What is already known on this topic
Inflammatory bowel diseases (IBD) have been associated with changes in the gut microbiota composition and the levels of certain host and microbial metabolites in the digestive tract. But how specific metabolites affect gut bacteria remains unclear.
What this research adds
Researchers found that a class of signaling lipids stimulated growth of bacterial species that are typically over-represented in people with IBD. The levels of these lipids were elevated in the stool of IBD patients and in a mouse model of chronic inflammation of the inner lining of the colon.
The findings could inspire the development of therapies that target specific classes of metabolites to prevent deleterious changes in the gut microbiota composition.
Inflammatory bowel diseases (IBD), a group of intestinal disorders that cause prolonged inflammation of the digestive tract, have been associated with changes in the gut microbiota composition. Now researchers have found a class of metabolites that can shift the gut microbiota towards an IBD-like composition.
The findings, published in Nature Microbiology, could inspire the development of therapies that target specific metabolites to prevent deleterious changes in the gut microbiota makeup, the researchers say.
“Inflammatory bowel diseases, including ulcerative colitis and Crohn’s disease, are conditions of chronic gastrointestinal inflammation resulting from genetic predisposition and perturbed interactions between gut microorganisms and host immunity,” the researchers say. Although the levels of certain human and microbial metabolites in the digestive tract have been linked to IBD, how specific metabolites affect gut bacteria remains unclear.
Nadine Fornelos at the Broad Institute and her colleagues studied how gut metabolites that are abundant in IBD patients affect the growth of gut bacteria that have been associated with the disease.
The researchers found that a class of signaling lipids called N-acylethanolamines were enriched in stool from IBD patients and in a mouse model of chronic inflammation of the inner lining of the colon. N-acylethanolamines are produced by the host and are involved in several biological processes, including inflammation and gut barrier function, the team says.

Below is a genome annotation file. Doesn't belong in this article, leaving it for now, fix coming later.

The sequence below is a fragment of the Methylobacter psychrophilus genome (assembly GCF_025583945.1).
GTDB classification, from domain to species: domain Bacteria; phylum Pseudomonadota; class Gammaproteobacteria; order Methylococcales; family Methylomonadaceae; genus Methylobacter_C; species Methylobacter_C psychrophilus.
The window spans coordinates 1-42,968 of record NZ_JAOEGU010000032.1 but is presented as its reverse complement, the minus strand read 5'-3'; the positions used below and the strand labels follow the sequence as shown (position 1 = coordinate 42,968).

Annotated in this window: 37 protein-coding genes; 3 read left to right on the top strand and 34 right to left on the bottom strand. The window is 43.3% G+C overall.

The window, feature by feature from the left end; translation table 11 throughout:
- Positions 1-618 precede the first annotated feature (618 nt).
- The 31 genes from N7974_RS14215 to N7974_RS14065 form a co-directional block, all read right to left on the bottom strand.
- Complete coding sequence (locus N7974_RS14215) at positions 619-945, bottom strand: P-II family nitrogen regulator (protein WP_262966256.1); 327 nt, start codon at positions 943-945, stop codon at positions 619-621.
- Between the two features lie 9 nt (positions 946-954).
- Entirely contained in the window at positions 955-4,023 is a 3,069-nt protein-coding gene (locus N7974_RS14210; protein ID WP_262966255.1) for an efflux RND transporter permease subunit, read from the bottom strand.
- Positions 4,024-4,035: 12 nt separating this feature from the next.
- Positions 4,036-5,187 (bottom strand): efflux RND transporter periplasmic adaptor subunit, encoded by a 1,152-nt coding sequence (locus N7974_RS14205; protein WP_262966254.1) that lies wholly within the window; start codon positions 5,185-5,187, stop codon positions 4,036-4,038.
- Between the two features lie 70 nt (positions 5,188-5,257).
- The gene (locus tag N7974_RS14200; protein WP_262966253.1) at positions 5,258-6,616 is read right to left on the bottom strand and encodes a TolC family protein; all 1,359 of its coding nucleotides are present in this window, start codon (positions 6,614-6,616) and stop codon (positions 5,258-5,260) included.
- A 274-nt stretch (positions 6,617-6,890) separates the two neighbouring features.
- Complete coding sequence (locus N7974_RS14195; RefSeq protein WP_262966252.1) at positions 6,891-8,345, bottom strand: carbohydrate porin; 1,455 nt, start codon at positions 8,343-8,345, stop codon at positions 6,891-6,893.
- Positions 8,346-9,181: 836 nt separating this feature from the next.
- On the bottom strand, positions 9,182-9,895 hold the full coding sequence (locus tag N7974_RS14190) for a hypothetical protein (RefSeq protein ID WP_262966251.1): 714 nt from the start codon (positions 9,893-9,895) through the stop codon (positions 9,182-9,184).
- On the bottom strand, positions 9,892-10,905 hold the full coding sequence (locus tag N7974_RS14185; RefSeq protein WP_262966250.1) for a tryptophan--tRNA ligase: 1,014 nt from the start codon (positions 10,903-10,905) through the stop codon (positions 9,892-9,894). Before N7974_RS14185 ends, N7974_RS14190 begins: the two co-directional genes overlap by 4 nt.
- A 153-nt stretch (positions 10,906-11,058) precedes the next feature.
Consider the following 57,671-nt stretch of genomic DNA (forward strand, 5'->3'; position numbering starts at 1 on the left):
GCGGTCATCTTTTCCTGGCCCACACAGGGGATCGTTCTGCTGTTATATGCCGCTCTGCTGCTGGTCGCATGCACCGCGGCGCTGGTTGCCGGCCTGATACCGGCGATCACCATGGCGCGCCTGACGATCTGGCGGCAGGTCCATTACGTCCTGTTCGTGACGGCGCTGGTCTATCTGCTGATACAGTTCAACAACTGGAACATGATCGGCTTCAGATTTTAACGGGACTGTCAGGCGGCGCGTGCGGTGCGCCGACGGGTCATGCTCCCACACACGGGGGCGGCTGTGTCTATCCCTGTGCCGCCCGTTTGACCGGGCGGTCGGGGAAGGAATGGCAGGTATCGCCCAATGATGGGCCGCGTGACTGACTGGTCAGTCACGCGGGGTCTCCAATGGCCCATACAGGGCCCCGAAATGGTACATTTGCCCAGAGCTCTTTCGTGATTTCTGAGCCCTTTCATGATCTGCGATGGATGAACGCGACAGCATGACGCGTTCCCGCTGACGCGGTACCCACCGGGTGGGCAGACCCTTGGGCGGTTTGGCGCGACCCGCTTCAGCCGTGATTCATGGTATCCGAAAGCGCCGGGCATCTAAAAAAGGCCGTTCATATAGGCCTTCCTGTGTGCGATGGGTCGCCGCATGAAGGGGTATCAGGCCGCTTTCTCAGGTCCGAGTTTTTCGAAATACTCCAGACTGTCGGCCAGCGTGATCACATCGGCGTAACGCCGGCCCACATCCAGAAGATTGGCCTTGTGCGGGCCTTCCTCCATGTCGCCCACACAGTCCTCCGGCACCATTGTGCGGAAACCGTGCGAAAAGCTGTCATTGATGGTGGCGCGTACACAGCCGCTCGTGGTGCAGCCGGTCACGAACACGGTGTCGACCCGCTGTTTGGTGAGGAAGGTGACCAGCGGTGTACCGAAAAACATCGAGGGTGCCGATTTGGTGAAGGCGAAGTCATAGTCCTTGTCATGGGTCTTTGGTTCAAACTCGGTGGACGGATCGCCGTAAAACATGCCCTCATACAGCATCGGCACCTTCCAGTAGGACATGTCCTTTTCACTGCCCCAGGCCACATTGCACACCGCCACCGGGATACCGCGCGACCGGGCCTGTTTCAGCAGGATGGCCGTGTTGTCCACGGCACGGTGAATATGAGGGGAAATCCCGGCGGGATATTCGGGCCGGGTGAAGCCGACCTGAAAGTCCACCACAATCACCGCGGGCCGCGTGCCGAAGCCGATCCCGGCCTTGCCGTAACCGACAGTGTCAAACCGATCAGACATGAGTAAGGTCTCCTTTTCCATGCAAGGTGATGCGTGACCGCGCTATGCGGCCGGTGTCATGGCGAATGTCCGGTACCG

In the laboratory, N-acylethanolamines inhibited the growth of Bacteroides cellulosilyticus and increased that of Escherichia coli, Ruminococcus gnavus and Blauta producta. All these bacteria are known to be altered in people with IBD. N-acylethanolamines, the researchers concluded, “enhance growth of species enriched in IBD and inhibit growth of species depleted in IBD.”
The team also found that N-acylethanolamines can shift the gut microbiota from a healthy to an IBD-like composition in bacterial communities grown in the laboratory, with Proteobacteria blooming and Bacteroidetes declining. For example, microbes such as B. producta, Clostridium clostridioforme and Klebsiella pneumoniae, which are over-represented in people with IBD, increased in the presence of N-acylethanolamines.
“Perhaps the most compelling response to N-acylethanolamines was Enterobacteriaceae expansion, a hallmark of IBD,” the researchers say. Enterobacteriaceae can trigger the production of lipopolysaccharide, a large molecule that activates inflammatory responses and is important in the development of IBD. High levels of specific N-acylethanolamines also increases gut permeability, which contributes to inflammation, the team adds.
Although it remains unknown how N-acylethanolamines change the gut microbiota composition, the findings suggest that these molecules can be used as a biomarker for diagnosing IBD, the researchers say.